#83 ::: VictorS ::: (view all by) ::: February 15, 2009, 03:54 AM:

Sisuile@1: I'm surprised nobody has mentioned Johnny's Selected Seeds. They're by far my favorite seed catalog, though I've gone to them mostly for vegetable seeds. They have a nice selection of thymes, though propagating thyme from seed is a pain.

#84 ::: Carl Caputo ::: (view all by) ::: February 15, 2009, 04:21 AM:

Bruce Cohen (SpeakerToManagers), I'm going to guess Stefan Jones took his books to the City of Books, the downtown store, at approximately eleven o'clock in the morning. I will guess further that he carried them in multiple Fred Meyer bags, and wears a short beard and glasses, because I suspect I walked right by him as he was entering the store. I noticed some Heinleins peeking out of the bags.

#85 ::: Serge ::: (view all by) ::: February 15, 2009, 08:23 AM:

Happy Birthday to you

#86 ::: Serge ::: (view all by) ::: February 15, 2009, 08:23 AM:

Happy Birthday to you

#87 ::: Serge ::: (view all by) ::: February 15, 2009, 08:23 AM:

Happy Birthday to you

#88 ::: Serge ::: (view all by) ::: February 15, 2009, 08:24 AM:

Happy Birthday, dear Abi
Happy Birthday to you

#89 ::: Serge ::: (view all by) ::: February 15, 2009, 08:24 AM:

And many more!

#90 ::: Janet K ::: (view all by) ::: February 15, 2009, 08:51 AM:

John McPhee (Web site) is my favorite nonfiction writer. He can make anything and anyone compellingly interesting to me. Yes, a whole book about oranges!

I have Uncommon Carriers on my TBR pile. I seemed to have missed the Irons in the Fire collection. But other than those two I think I've read all of his books, starting many years ago with the marvelous The Pine Barrens.

The Curve of Binding Energy, The Survival of the Bark Canoe, and The Deltoid Pumpkin Seed are early McPhees that delighted me.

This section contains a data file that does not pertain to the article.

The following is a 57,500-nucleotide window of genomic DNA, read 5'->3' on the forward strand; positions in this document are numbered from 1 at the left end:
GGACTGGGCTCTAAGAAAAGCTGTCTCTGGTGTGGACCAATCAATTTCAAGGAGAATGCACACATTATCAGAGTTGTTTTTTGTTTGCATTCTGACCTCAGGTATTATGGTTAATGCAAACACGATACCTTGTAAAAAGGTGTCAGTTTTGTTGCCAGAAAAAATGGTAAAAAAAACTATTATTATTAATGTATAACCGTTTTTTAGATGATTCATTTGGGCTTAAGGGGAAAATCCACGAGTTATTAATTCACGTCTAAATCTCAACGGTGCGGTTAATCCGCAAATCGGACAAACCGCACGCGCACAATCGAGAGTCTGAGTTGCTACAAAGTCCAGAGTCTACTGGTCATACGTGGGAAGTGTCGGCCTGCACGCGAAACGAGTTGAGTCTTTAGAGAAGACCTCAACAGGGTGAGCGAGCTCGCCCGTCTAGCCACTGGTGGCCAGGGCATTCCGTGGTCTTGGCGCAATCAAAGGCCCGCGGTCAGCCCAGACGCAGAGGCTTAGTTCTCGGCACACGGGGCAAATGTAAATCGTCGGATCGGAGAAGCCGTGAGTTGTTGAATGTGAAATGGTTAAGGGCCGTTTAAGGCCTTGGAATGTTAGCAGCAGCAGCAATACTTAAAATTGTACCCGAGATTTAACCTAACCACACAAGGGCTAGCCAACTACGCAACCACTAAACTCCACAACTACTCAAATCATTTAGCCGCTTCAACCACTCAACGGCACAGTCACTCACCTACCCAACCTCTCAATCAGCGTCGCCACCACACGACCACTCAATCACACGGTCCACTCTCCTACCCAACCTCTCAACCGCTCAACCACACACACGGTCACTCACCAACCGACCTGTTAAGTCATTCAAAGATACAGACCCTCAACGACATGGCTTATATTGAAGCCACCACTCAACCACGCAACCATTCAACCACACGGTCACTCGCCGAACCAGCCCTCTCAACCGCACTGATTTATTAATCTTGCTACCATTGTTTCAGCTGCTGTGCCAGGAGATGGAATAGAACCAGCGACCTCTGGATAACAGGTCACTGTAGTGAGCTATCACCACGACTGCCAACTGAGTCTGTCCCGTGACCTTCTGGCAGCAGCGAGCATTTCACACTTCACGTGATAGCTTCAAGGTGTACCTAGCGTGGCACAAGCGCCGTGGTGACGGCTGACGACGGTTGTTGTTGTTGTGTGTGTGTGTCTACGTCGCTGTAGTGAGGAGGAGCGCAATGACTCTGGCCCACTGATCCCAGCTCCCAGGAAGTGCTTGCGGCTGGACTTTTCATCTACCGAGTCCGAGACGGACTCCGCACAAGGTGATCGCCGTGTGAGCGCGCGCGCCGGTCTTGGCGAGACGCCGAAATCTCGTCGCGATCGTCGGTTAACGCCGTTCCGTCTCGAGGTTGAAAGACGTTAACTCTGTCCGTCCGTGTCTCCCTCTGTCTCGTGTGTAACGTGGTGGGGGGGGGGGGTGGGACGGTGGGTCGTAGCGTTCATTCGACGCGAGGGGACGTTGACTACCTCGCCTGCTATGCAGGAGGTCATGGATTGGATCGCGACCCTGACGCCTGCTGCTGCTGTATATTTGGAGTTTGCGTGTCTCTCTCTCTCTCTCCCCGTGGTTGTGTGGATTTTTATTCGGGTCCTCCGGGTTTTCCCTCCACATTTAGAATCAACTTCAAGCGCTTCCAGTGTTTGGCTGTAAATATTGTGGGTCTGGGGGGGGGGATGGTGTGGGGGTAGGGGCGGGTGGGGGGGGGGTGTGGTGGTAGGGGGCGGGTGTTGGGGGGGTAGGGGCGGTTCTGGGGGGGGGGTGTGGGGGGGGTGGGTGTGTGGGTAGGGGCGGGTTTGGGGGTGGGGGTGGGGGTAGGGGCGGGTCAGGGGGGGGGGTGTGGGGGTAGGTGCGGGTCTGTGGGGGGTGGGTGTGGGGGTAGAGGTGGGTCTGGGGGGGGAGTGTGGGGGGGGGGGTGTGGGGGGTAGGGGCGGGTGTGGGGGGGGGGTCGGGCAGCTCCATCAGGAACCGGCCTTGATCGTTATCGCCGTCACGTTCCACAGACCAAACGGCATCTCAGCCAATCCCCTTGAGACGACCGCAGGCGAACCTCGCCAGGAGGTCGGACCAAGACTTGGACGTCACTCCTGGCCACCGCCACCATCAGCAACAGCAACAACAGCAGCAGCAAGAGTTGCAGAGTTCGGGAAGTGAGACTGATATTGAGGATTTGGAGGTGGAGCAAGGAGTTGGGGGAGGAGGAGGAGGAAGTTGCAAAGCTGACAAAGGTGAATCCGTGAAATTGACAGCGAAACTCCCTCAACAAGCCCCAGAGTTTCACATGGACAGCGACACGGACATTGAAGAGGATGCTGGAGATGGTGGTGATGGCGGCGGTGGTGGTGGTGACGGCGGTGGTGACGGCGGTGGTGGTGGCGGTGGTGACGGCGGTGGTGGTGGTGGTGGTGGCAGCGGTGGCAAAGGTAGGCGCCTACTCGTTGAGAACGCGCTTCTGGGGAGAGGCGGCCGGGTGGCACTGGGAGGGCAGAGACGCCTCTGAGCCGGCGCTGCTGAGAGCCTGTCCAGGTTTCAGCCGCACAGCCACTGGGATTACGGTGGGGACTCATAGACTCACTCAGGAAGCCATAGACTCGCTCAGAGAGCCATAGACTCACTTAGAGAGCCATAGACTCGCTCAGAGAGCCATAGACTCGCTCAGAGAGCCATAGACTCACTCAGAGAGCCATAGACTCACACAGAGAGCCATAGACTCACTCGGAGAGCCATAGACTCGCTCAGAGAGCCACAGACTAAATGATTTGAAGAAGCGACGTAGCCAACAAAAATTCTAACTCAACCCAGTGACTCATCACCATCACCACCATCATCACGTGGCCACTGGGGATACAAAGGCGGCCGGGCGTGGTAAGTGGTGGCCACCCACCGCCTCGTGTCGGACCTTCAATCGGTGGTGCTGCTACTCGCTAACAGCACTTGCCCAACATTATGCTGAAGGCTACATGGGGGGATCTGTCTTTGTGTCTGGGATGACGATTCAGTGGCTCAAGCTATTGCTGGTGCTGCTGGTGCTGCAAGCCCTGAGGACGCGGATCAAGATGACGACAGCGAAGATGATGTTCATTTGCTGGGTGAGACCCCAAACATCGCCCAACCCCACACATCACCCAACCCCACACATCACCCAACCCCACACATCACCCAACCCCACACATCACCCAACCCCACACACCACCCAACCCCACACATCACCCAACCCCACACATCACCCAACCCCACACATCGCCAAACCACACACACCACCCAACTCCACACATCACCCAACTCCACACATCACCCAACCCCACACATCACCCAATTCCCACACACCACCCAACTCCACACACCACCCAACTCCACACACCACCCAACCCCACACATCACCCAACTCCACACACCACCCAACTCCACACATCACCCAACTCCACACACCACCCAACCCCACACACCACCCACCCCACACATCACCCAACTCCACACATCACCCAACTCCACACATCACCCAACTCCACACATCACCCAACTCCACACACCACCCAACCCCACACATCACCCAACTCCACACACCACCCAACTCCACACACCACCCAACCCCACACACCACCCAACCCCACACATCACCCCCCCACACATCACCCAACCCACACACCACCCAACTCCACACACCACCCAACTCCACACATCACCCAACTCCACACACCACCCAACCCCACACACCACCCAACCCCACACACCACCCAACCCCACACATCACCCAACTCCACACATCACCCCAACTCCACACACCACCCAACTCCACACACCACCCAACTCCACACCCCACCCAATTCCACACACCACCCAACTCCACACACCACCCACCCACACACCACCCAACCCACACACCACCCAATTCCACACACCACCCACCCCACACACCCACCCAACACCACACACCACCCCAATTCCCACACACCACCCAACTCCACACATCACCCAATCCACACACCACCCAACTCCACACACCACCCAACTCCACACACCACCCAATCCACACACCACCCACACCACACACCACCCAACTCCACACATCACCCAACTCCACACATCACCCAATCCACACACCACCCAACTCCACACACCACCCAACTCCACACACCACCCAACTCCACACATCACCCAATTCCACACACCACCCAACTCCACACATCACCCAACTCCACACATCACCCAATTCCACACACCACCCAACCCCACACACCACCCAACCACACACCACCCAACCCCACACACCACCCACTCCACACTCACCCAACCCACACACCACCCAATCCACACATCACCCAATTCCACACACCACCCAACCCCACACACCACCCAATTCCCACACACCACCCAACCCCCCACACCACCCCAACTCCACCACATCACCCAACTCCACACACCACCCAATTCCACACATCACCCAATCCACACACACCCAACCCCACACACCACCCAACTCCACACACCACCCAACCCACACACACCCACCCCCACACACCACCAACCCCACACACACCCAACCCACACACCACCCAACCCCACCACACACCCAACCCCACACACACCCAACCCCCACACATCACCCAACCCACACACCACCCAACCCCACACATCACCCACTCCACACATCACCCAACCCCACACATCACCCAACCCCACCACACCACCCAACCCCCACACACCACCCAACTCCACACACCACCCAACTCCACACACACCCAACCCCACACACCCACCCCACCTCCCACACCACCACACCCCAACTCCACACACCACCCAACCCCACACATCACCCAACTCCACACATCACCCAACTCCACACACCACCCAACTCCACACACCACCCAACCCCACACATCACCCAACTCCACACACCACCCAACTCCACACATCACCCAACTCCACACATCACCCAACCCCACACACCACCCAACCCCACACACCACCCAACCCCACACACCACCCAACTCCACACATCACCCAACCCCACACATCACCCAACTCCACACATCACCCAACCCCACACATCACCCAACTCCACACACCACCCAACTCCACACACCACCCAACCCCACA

#91 ::: sisuile ::: (view all by) ::: February 15, 2009, 09:22 AM:

happy birthday abi!

#92 ::: Michael I ::: (view all by) ::: February 15, 2009, 09:24 AM:

Happy Birthday abi!

#93 ::: Laina ::: (view all by) ::: February 15, 2009, 09:55 AM:

Happy Birthday, abi!

#94 ::: takuan ::: (view all by) ::: February 15, 2009, 10:02 AM:

and Happy Birthday Abi!

#95 ::: Debbie ::: (view all by) ::: February 15, 2009, 10:25 AM:

Happy Birthday, abi!!

#96 ::: Terry Karney ::: (view all by) ::: February 15, 2009, 10:26 AM:

abi... Keep it up :)

#97 ::: Velma ::: (view all by) ::: February 15, 2009, 10:38 AM:

Scraps update:

If all goes well, on Tuesday he graduates from using the wheelchair to using the hemi-cane in his room, and, presumably, while going out! WooHOO!

We were out yesterday, and he demonstrated that he can use a four-footed walker, but he prefers the hemi-cane. We still need a wheelchair for distances and such, but this means we can go places with stairs on our own.

#98 ::: Tony Zbaraschuk ::: (view all by) ::: February 15, 2009, 10:38 AM:

Anything McPhee writes is worth reading. Finding a copy of Oranges in a Pasadena used book store was wonderful, but most of his stuff is in print. I got a copy of the transportation essays for my uncle for Christmas and two days later he was scouring the essay section at Borders looking for more stuff by this guy...

#99 ::: P J Evans ::: (view all by) ::: February 15, 2009, 10:56 AM:

Go, Scraps!
(I bet the feeling is somewhat like my mother's after her knee replacement, where she was able to walk instead of scooting around backwards on a wheeled walker.)

#100 ::: Terry Karney ::: (view all by) ::: February 15, 2009, 11:05 AM:

Velma/Scaps: Whoo-hoo.

#101 ::: Serge ::: (view all by) ::: February 15, 2009, 11:18 AM:

Yay, Velma and Scraps!

#102 ::: Xopher ::: (view all by) ::: February 15, 2009, 11:31 AM:

Happy Birthday, abi!

It's takuan's birthday, too, though it's not clear what that means to a mollusc. Happy Hatching Day, Tentacled One!

Velma - That's great news! Yayyy!

#103 ::: Lila ::: (view all by) ::: February 15, 2009, 11:52 AM:

Happy birthday, abi, and another big WOOHOO for Scraps!

#104 ::: Serge ::: (view all by) ::: February 15, 2009, 12:03 PM:

Happy birthday, Takuan!

Takuan, also known as Takuwan, is a popular traditional Japanese pickle. It is made from daikon radish. In addition to being served alongside other types of tsukemono in traditional Japanese cuisine, takuan is also enjoyed at the end of meals as it is thought to aid digestion.
#105 ::: JESR ::: (view all by) ::: February 15, 2009, 12:03 PM:

More thoughts on Sisule's garden: